3.7 cents kwh

Re: 3.7 cents kwh

Postby maryjane48 » Dec 15th, 2017, 9:23 pm

Im not swallowing anything . Im also not. Backing any gay bashers,like mr kenney either .

Thats all anyone needs to know :smt045
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Re: 3.7 cents kwh

Postby hobbyguy » Dec 16th, 2017, 4:27 pm

maryjane48 wrote:Im not swallowing anything . Im also not. Backing any gay bashers,like mr kenney either .

Thats all anyone needs to know :smt045


Nope. You keep looking at it simplistically.

Electrical grids are akin to an ecosystem. Pull on a thread here, and something changes over there. You need to look at the whole system. Not just the shiny bauble the wind and solar snake oil salesmen hold up. That shiny bauble is just that, a shiny bauble, neato and all that stuff, but useless in the practical world of grid electrical supply.
We can have democracy in this country, or we can have great wealth concentrated in the hands of a few, but we can't have both. - Louis D. Brandeis

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Re: 3.7 cents kwh

Postby Smurf » Dec 16th, 2017, 4:39 pm

Many people don't have a clue what they are talking about and do not want to learn. Hopefully they never get in a position to make a serious decision.


EDIT TO ADD:

That is another reason politicians should stay out of decisions like this and leave them to the experts who understand the whole picture.
Consider how hard it is to change yourself and you'll understand what little chance you have of changing others.

The happiest of people don't necessarily have the best of everything, they just make the most of everything that comes their way.

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Re: 3.7 cents kwh

Postby hobbyguy » Dec 17th, 2017, 12:42 pm

I have often referred to the "hidden subsidies" that support wind/solar and intermittent sources of electricity supply.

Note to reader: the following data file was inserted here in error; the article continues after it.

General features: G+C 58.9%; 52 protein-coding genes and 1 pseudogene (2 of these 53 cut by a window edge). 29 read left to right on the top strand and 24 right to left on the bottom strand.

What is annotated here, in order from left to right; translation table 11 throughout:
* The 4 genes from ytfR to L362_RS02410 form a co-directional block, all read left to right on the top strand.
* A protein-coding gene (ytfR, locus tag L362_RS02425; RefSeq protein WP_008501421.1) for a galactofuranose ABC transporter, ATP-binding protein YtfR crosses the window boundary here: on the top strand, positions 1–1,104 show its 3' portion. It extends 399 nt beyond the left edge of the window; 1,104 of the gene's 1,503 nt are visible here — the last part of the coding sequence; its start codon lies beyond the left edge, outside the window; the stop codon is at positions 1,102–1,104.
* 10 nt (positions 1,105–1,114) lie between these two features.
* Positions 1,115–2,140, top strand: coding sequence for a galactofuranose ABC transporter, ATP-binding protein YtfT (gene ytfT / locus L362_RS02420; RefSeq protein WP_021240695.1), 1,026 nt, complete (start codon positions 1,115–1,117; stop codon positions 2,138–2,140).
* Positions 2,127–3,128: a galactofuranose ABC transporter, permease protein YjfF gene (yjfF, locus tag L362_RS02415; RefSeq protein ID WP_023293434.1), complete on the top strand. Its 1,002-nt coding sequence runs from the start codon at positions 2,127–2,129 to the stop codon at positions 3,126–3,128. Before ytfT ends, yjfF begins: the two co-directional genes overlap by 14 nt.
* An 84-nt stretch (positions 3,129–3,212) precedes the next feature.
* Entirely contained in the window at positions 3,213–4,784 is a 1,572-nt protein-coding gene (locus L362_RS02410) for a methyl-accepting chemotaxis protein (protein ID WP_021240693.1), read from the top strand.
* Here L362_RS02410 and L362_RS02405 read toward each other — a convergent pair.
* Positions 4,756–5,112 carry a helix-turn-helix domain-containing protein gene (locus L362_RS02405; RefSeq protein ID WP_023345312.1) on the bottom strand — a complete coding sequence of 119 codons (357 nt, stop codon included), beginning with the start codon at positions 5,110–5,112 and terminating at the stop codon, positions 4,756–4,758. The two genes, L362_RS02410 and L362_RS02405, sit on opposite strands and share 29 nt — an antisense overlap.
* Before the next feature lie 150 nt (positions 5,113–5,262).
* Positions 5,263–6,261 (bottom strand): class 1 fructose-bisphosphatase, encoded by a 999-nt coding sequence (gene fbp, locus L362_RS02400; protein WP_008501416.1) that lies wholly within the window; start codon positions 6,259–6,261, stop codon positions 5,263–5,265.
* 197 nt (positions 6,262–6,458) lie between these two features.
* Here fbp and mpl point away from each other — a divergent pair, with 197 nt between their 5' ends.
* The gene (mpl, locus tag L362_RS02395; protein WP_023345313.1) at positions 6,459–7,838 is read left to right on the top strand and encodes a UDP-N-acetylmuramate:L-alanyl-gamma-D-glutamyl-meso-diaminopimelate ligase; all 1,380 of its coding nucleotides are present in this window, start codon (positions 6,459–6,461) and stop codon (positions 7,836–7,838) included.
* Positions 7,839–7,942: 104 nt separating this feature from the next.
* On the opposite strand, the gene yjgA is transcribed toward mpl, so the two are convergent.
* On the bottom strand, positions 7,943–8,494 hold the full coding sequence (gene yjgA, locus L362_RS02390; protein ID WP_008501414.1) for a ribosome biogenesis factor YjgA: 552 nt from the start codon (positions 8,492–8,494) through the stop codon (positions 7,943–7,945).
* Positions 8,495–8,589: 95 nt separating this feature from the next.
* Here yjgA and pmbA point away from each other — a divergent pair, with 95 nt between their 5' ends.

While Australia is trying to "make the case" that 2017's 11 percent overall jump in electricity prices will be offset by "more wind and solar" coming online in 2018, that seems to be just political spin as governments scramble to cover up the mess they have created. Even in stating that rose-colored forecast of a 2 year price drop (ya right!) the government agency warns of problems and predicts problems with wholesale prices. I fail to see how IF there are problems with wholesale prices, retail prices will come down - that just doesn't make any sense. http://www.abc.net.au/news/2017-12-18/household-electricity-looks-set-to-get-cheaper-from-mid-2018/9266914

"The report also found that over time, low wholesale prices contributed to the closure of coal-fired plants.

"Without investment in replacement dispatchable capacity, wholesale prices will go up again and remain volatile," Mr Pierce said.

"And the rollercoaster will be repeated."

The AEMC also warned of instability and blackouts if the new systems were not managed efficiently."

Yes, the Australian government is BEGGING coal fired power plants (dispatchable) to stay open - but with no success. The Australian governments have guaranteed first access to the electricity markets for wind and solar, and in the process destroyed the viability of most of their dispatchable generation sources, with coal and natural gas fired plants closing one after another. South Australia was even looking at buying a shut down natural gas fired plant to run at taxpayer expense as a back up.